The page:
One mobile OS to rule us all ... or many?

Summary:As Microsoft prepares to enter the ferociously competitive mobile market with the Windows Phone 7 platform, will we end up in a situation where one mobile OS will rule us all ... or have the monolithic days of "one size fits all" thinking gone forever?

As Microsoft prepares to enter the ferociously competitive mobile market with the Windows Phone 7 platform, will we end up in a situation where one mobile OS will rule us all ... or have the monolithic days of "one size fits all" thinking gone forever?

Yesterday Joe Wilcox of Betanews asked whether IDC and Gartner mobile OS forecasts can be trusted. Personally, I agree with Wilcox, they can't, but I'm always more interested in general trends that I am the specific numbers involved. Basically IDC and Gartner agree on many points - that Symbian, RIM (BlackBerry), and iOS are on the decline, while Android and the collective "Others" are on the up. The only point where IDC and Gartner disagree over is what Microsoft will do once Windows Phone 7 hits. IDC guesses predicts a small rise by 2014, while Gartner believes Microsoft will enjoy a good increase in unit sales, but lose a lot of ground in terms of market share.

When we think of smartphones it's easy to think that the entire market is dominated by Apple and the iPhone. This is because when it comes to the iOS smartphone platform, there is only one handset - the iPhone. Other OSes are represented by many devices - there's no one monolithic device representing Symbian or RIM or Android.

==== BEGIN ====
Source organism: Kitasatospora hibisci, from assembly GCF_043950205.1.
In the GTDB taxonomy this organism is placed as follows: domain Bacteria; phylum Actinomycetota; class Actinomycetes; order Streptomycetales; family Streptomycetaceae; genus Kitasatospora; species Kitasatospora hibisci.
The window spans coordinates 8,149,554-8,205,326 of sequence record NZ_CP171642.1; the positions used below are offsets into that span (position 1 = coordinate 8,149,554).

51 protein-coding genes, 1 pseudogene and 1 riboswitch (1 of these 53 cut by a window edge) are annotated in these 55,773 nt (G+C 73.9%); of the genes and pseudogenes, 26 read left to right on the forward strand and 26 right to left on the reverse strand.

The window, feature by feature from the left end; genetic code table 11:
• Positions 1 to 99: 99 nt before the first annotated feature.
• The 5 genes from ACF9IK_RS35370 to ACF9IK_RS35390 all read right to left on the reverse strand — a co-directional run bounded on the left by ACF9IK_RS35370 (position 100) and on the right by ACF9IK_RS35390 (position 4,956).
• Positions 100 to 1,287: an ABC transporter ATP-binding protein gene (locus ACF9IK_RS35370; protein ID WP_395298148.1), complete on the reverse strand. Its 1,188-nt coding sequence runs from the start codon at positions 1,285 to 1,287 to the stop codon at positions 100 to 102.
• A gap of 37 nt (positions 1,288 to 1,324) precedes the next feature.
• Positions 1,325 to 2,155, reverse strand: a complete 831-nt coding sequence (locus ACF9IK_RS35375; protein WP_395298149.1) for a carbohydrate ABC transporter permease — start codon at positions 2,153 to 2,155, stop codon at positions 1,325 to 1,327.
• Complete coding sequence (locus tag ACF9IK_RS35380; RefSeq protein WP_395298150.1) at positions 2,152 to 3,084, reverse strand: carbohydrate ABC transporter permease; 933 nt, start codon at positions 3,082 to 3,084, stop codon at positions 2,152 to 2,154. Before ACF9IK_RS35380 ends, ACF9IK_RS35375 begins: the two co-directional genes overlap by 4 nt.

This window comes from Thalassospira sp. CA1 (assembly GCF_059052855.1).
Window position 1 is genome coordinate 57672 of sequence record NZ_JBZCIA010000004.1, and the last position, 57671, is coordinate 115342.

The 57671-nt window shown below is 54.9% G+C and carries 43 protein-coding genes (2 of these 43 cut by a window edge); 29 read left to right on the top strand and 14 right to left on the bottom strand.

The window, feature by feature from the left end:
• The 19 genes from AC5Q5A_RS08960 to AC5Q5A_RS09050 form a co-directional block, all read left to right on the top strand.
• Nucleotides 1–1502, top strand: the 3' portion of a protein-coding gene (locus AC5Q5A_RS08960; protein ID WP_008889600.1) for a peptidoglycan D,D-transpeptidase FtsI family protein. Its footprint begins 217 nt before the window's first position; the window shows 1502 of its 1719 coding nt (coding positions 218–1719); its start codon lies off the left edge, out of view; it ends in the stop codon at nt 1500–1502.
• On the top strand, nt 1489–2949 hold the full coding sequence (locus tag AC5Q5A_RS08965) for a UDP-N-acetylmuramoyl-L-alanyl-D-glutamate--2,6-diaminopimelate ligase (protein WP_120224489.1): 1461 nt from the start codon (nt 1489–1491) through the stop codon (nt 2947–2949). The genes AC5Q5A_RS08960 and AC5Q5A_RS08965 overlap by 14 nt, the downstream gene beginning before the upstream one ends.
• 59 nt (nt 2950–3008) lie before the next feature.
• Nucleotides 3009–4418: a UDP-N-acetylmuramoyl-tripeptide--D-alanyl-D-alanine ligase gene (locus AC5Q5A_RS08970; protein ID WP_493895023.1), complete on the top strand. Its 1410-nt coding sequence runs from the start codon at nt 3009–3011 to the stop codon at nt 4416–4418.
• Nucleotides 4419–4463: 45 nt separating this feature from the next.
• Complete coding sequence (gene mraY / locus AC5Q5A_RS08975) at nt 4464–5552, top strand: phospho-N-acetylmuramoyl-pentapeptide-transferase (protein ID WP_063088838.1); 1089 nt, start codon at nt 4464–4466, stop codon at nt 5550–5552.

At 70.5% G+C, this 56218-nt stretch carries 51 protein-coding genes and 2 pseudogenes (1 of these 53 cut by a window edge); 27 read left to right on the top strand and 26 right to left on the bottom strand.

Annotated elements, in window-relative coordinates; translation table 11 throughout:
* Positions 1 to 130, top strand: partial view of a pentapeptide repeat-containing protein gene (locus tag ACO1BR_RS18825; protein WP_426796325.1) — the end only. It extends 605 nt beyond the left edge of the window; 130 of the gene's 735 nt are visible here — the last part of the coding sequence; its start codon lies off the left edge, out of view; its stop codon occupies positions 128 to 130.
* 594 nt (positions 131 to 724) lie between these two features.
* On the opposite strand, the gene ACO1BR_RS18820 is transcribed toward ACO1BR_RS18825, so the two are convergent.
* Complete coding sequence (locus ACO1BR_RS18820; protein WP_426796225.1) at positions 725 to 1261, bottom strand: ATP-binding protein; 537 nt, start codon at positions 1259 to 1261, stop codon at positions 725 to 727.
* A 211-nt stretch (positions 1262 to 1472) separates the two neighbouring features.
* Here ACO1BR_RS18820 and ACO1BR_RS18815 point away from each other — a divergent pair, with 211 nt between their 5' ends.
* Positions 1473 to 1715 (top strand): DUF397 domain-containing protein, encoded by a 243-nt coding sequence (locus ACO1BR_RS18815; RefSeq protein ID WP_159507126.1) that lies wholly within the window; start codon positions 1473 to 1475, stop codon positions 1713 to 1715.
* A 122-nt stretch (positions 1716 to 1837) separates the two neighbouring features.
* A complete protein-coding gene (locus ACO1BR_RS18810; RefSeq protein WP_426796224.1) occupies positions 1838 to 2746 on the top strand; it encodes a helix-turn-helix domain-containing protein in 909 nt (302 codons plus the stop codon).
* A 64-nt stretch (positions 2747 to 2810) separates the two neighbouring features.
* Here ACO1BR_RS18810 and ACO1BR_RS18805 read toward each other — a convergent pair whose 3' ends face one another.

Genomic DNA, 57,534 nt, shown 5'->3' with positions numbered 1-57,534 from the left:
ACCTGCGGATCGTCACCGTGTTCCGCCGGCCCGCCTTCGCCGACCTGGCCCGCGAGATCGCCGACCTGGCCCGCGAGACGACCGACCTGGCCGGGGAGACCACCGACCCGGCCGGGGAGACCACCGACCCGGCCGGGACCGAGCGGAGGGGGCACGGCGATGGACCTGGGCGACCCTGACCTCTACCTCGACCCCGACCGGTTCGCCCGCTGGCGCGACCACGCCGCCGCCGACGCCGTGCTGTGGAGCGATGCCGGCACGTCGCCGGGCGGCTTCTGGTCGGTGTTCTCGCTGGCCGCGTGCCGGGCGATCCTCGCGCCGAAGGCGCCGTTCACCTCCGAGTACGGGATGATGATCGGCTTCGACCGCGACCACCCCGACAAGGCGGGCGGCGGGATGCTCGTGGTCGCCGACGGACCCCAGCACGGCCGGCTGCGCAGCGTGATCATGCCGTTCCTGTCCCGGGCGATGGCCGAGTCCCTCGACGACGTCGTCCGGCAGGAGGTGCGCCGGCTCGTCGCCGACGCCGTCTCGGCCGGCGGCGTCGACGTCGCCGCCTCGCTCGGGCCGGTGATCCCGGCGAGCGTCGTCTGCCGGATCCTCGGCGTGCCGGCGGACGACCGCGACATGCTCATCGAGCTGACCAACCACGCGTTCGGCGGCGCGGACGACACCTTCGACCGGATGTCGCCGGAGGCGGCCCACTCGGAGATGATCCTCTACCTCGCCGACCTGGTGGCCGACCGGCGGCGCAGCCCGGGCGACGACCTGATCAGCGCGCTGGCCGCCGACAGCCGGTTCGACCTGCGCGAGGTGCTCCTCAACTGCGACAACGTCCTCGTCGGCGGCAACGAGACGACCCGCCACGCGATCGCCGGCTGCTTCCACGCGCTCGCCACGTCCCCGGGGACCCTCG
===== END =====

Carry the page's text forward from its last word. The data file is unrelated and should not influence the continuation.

Note: Technically, what I've said above is not entirely accurate - iOS is on the iPhone and the iPod touch - but for the purposes of our discussion we can think of iOS as being represented by just the iPhone.

So, is there room for a new player like Microsoft to make any kind of splash in the mobile market? Well, it's a safe bet to say yes. After all, the smartphone market is growing at a frenzied pace, and since Microsoft will leverage other OEMs to make (and in many ways market) the handsets, it isn't trying to break in on one front like Apple did with the "one maker, one carrier" approach.

But ...

I think that it's a fair bet to say that Microsoft has a tough road ahead. When Apple entered into the market with the iPhone things were a lot more stagnant and complacent than they are now, so hitting the big numbers will be challenging. Sure, Microsoft has deep pockets to throw plenty of ad dollars at the problem, but that can only go so far. Microsoft's previous mobile platform - Windows Mobile - wasn't particularly well known outside of a select niche. Microsoft is going to have a hard time convincing buyers that they should choose Windows Phone 7 over Android, RIM, Symbian or iOS. What differentiates Windows Phone 7 from the other player? What differentiates the different Windows Phone 7 handsets from each other (after all, there will be several OEMs clambering for attention)?

One thing I think we're all agreed on - Microsoft's Windows Phone 7 is a long, log way off from being the one mobile OS to rule us all, and probably never will be.

So, who's waiting for a Windows Phone 7 handset?

Topics: Software, CXO, Hardware, IT Priorities, Microsoft, Mobile OS, Mobility, Operating Systems, Smartphones, Windows

About

Adrian Kingsley-Hughes is an internationally published technology author who has devoted over a decade to helping users get the most from technology -- whether that be by learning to program, building a PC from a pile of parts, or helping them get the most from their new MP3 player or digital camera.Adrian has authored/co-authored technic... Full Bio

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